Corra Linn above New Lanark
|Length||65 km (40 mi)|
|Designation||UK National Trail|
The Clyde Walkway is a foot and mountain bike path which runs from Glasgow, Scotland, to just above the UNESCO World Heritage village of New Lanark. The path runs close to the River Clyde for most of its length. It was completed in 2005.
Route of the path
Glasgow to Cambuslang Bridge (9.5 miles/15 kilometres) – this section starts at Partick station (which is on a line from Glasgow Central station) and proceeds on the north bank of the River Clyde to Cambuslang Bridge. The bridge is a short distance from Cambuslang railway station; which is on the line from Glasgow to Lanark (Lanark Station is approximately 1.5 miles (2.4 km) from New Lanark). The path passes by a number of other long distance paths, including the Glasgow to Inverness National Cycle Route, the Kelvin Walkway and paths to Edinburgh, Irvine and Greenock. The path passes a number of sites of interest.
Cambuslang Bridge to Strathclyde Country Park (8.75 miles/14 kilometres) – for most of this section the path stays close to the River Clyde. It passes Bothwell Castle, David Livingstone Centre, the remains of Craighead Viaduct and Raith Haugh Nature Reserve. This section of the path ends at the Watersports Centre in Strathclyde Country Park. The nearest railway station is just over one mile (1.6 km) away in Motherwell. The station is on the Glasgow-Lanark line.
Strathclyde Country Park to Cardies Bridge (8.75 miles/14 kilometres) – this section follows the north bank of the River Clyde [apart from a short section at the end] through open country. It passes the Avon Walkway which can be followed to Chatelherault Country Park. The section ends at Cardies Bride which is 3.2 miles (5.1 km) from the closest train station in Wishaw. However, a half hourly bus service operates between Wishaw and Larkhall on the A71 passing the Walkway 150 metres before Cardies Bridge (First Group Service 242).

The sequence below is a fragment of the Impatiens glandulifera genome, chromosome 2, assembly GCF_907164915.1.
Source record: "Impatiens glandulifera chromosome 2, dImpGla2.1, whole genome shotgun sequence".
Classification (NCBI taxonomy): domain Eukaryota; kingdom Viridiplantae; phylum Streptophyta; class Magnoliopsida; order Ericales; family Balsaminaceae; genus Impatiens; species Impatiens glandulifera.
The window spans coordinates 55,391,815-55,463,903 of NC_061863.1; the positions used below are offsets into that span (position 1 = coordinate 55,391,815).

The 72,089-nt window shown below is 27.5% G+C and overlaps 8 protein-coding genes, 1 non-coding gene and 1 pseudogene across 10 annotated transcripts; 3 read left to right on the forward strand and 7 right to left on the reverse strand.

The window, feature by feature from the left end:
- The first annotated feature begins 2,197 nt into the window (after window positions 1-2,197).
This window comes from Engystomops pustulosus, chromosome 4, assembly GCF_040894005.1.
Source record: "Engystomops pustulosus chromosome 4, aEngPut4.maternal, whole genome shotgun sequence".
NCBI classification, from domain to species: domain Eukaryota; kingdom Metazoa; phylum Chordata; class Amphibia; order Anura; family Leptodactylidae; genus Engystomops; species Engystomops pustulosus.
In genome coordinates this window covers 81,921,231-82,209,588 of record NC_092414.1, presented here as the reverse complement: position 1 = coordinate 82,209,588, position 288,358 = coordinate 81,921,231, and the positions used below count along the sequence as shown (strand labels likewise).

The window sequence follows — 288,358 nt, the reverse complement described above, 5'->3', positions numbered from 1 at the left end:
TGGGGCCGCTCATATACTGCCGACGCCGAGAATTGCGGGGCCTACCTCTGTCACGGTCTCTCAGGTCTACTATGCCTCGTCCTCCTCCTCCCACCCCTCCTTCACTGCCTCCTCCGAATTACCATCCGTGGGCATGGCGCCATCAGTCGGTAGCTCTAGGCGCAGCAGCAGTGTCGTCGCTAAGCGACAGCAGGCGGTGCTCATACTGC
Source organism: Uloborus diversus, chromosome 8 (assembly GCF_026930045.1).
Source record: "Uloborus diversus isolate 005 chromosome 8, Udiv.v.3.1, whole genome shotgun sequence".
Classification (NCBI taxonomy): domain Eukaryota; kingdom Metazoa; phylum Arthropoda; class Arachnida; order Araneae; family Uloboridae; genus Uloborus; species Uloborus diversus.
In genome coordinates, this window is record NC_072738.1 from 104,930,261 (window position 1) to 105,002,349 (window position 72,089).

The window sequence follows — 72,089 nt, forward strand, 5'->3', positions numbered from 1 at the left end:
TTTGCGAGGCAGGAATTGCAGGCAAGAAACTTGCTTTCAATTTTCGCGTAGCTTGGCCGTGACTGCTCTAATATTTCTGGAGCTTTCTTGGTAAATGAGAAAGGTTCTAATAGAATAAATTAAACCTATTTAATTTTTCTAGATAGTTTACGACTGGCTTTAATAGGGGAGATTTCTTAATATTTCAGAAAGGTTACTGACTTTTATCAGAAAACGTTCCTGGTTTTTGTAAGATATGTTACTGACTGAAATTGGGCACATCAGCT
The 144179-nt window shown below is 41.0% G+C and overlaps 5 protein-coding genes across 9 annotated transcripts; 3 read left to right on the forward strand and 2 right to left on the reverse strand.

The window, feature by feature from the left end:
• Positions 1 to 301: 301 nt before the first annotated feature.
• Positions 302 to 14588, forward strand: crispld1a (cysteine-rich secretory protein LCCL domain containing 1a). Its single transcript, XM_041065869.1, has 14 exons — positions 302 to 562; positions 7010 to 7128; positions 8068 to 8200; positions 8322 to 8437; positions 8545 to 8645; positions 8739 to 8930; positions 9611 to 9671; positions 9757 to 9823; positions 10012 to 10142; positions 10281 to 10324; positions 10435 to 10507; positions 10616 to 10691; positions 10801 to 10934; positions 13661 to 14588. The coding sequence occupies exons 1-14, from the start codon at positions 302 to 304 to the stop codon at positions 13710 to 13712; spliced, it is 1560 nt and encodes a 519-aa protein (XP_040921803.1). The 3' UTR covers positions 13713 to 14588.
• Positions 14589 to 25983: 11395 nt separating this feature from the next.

Cardies Bridge to Crossford (6.25 miles/10 kilometres) – this section runs through attractive open countryside. This part of the Clyde Valley was famous for its orchards and greenhouses. Many remain, though few of the orchards are still in commercial production. The path passes the well preserved 16th century Craignethan Castle. This section ends at the village of Crossford. There are bus services to Lanark, and to Hamilton. The nearest railway station is an approximately 3.5 miles (5.6 km) walk [most of it uphill] away in Carluke. The station is on the Glasgow-Lanark line.
Crossford to New Lanark (6.75 miles/11 kilometres) – this is probably the most attractive section of the path. The path proceeds through open country along the banks of the River Clyde. It first passes Stonybyres Hydroelectric Station. This was built in 1927. The falls here are 21 metres high and migrating salmon and sea trout cannot get any higher up the river. After passing Lanark [founded 1180] the path enters the UNESCO World Heritage village of New Lanark. The village and mills were built in the 18th century to harness the power of the River Clyde to process cotton. It is now a restored industrial village in a rural setting. Beyond the village the path enters the Falls of Clyde (waterfalls) Nature Reserve and passes the Bonnington Hydroelectric Station, and the remaining three Falls of Clyde. The most spectacular of these is the 28 metre high Corra Linn.
The path ends in open countryside at the top fall, Bonnington Linn, where there is a dam to divert water to the power station. Walkers who wish to return to Glasgow should follow the path back to New Lanark, where they can either catch a bus to Lanark, or walk approximately 1.5 miles (2.4 km) to Lanark Station for a direct train to Glasgow. New Lanark has a three star hotel, the New Lanark Mill Hotel, and a youth hostel operated by the Scottish Youth Hostels Association.
- South Lanarkshire Council, Leisure & Recreation Department. The Clyde Walkway.